Asia currently dominates automotive lithium-ion cell production – it controls around 79% of the market. However, a recent report by the DOE’s Clean Energy Manufacturing Analysis Center (CEMAC) found that the US has a growing opportunity in the industry, which is expected to swell from the current $9 billion to $14.3 billion by 2020.
The CEMAC analysis found that competitive opportunities for automotive lithium-ion battery (LIB) cell manufacturing are mostly created, and are not inherent to specific regions. However, established LIB competitors have a huge advantage due to production expertise, supply chain optimization, and existing partnerships.
Japan, Korea, and China benefit from a significant population of key suppliers (for electrodes, separators, electrolytes, etc), while the US has a relatively immature supply chain, and most US cell and battery plant operators are relatively new to the industry.
LIB cell manufacturing in the US currently amounts to around 3,770 MWh, or 7.3% of the global total. However, there is another 1,200 MWh under construction and 35,000 MWh (Tesla’s Gigafactory) announced. If all this capacity is fully realized, the US will have a total of 39,970 MWh, or 32% of the global market.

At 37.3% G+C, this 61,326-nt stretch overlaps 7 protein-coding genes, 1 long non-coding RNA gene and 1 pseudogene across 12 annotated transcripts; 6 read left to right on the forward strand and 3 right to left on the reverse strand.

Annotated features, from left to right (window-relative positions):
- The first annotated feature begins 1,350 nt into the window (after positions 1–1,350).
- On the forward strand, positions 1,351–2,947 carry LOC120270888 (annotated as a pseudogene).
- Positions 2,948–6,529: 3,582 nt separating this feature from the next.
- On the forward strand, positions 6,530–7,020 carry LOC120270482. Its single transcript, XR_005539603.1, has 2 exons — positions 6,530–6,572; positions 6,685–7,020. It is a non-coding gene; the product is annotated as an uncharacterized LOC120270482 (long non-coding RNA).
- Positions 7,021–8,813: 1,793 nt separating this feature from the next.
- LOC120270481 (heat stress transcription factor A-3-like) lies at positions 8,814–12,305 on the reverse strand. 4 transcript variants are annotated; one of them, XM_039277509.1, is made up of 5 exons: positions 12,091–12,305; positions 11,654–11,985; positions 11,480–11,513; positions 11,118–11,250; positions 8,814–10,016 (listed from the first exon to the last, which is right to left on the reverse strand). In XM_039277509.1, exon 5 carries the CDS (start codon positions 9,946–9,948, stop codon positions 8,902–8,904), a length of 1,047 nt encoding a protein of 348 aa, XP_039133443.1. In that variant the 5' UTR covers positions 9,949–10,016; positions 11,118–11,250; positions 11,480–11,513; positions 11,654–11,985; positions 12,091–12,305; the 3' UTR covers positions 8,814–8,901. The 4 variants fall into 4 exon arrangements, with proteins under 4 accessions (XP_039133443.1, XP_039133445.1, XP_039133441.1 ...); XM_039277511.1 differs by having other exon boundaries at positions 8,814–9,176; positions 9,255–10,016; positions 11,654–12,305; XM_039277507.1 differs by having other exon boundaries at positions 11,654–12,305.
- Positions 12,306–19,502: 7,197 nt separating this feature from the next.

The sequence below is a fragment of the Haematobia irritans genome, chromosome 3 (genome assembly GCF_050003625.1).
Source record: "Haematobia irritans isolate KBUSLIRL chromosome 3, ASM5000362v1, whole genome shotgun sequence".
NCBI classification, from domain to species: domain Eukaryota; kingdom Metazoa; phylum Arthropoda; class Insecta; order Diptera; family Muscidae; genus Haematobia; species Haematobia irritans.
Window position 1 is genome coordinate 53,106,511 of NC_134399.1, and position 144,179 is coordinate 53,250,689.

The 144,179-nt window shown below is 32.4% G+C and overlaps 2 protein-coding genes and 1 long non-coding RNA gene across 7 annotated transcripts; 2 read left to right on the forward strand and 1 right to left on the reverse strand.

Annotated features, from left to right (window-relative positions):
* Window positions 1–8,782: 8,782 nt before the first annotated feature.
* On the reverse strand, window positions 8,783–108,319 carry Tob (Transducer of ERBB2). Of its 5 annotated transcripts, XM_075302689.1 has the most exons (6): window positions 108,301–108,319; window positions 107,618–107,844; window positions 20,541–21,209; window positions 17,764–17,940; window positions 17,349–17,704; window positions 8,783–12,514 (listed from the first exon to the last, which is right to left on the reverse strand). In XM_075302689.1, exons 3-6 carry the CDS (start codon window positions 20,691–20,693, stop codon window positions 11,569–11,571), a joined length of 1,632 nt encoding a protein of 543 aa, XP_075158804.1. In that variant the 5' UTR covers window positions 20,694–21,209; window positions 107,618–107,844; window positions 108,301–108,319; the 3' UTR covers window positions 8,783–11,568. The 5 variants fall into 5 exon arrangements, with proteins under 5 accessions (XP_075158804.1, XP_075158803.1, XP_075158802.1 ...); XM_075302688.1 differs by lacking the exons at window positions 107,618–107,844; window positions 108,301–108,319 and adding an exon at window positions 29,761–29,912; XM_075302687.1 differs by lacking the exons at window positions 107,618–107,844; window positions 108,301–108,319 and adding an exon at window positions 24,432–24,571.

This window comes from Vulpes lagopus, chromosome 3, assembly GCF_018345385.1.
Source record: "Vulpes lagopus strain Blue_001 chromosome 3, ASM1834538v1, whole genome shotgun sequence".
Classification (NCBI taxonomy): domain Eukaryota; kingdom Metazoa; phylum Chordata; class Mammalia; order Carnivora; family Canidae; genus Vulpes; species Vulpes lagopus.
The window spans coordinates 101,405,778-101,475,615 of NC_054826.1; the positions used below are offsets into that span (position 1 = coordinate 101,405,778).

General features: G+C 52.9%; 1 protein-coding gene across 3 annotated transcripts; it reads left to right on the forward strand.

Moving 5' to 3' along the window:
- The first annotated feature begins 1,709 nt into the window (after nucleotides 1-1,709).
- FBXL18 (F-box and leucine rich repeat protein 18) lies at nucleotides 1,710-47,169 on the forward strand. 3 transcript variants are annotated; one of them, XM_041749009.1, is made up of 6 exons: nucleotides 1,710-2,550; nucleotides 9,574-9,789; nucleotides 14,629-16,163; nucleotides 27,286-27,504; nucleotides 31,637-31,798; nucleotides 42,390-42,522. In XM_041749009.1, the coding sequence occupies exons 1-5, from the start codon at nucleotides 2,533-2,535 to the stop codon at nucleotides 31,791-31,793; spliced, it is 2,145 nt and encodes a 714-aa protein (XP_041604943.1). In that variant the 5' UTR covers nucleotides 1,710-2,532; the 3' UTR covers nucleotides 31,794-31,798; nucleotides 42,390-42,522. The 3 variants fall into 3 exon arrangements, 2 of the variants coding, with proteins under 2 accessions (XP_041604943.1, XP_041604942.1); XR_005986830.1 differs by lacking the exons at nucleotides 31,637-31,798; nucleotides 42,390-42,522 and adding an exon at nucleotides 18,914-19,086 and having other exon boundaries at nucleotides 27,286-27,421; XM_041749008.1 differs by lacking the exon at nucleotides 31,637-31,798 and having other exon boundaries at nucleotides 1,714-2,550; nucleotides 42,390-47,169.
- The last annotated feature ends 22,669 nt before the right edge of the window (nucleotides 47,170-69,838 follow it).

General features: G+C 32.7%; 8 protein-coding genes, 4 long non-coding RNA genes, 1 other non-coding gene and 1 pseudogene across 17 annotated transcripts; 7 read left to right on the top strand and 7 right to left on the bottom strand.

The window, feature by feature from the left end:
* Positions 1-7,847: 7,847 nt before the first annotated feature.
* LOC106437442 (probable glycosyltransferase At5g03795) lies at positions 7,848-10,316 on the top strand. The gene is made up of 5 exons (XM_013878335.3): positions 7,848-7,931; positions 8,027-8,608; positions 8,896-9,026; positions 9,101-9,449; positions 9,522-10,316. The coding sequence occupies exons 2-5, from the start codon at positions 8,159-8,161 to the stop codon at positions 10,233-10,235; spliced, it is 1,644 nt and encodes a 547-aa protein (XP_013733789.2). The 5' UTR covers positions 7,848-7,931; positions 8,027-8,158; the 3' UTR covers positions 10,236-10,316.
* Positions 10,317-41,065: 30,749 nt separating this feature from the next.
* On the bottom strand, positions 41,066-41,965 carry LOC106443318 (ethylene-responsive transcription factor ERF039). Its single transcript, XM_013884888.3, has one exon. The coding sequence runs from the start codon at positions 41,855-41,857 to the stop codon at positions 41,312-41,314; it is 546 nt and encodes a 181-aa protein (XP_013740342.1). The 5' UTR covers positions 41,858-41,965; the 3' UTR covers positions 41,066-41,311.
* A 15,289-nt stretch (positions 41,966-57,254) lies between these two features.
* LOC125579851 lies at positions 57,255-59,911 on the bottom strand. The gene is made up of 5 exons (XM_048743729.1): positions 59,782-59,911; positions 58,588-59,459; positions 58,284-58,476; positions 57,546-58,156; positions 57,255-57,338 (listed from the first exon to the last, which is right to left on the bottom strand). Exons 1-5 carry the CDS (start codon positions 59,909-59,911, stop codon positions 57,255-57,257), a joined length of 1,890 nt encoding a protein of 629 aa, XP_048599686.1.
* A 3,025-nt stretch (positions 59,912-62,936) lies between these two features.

In all regions, automotive LIB capacity far exceeds production – global average utilization is estimated at 22% as of the beginning of 2014. However, if moderate demand estimates are met, supply and demand should come roughly into balance around 2017-2018.
“US cell producers appear to be disadvantaged in the current market, but the United States could become competitive in parts of the value chain with high potential value,” reads the report. “Cells represent 27% of the value added in complete automotive LIB packs, but 34% of the value added comes from electrodes and other processed materials, an area where the United States could possibly compete. The United States already assembles cells into battery packs for EVs manufactured domestically, which comprises 39% of total LIB pack value.”
The report notes that technological advancements currently under development by the DOE and its private-sector partners have a lot of potential to boost automotive LIB manufacturing in the US by reducing battery cost, enabling more people to purchase EVs.